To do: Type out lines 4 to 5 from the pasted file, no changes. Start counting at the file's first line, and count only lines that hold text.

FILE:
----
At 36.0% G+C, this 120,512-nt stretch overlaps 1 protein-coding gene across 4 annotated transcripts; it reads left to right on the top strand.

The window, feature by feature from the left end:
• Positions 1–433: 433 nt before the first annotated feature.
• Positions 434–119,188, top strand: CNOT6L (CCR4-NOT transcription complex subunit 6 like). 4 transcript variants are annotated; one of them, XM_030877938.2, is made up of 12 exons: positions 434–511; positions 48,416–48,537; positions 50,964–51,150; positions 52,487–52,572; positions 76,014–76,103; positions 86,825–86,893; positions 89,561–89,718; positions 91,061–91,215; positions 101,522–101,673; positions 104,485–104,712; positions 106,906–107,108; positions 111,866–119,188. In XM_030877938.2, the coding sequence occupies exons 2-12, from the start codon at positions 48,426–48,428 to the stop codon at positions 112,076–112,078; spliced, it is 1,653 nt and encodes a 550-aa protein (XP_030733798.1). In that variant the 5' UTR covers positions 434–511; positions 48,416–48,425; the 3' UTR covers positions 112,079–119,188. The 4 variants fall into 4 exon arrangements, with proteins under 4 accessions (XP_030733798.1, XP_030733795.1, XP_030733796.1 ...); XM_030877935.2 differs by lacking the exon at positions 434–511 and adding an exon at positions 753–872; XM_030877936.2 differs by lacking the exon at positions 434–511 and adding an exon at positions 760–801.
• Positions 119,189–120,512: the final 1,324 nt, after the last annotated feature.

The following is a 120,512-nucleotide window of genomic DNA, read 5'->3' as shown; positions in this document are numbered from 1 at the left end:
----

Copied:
• Positions 434–119,188, top strand: CNOT6L (CCR4-NOT transcription complex subunit 6 like). 4 transcript variants are annotated; one of them, XM_030877938.2, is made up of 12 exons: positions 434–511; positions 48,416–48,537; positions 50,964–51,150; positions 52,487–52,572; positions 76,014–76,103; positions 86,825–86,893; positions 89,561–89,718; positions 91,061–91,215; positions 101,522–101,673; positions 104,485–104,712; positions 106,906–107,108; positions 111,866–119,188. In XM_030877938.2, the coding sequence occupies exons 2-12, from the start codon at positions 48,426–48,428 to the stop codon at positions 112,076–112,078; spliced, it is 1,653 nt and encodes a 550-aa protein (XP_030733798.1). In that variant the 5' UTR covers positions 434–511; positions 48,416–48,425; the 3' UTR covers positions 112,079–119,188. The 4 variants fall into 4 exon arrangements, with proteins under 4 accessions (XP_030733798.1, XP_030733795.1, XP_030733796.1 ...); XM_030877935.2 differs by lacking the exon at positions 434–511 and adding an exon at positions 753–872; XM_030877936.2 differs by lacking the exon at positions 434–511 and adding an exon at positions 760–801.
• Positions 119,189–120,512: the final 1,324 nt, after the last annotated feature.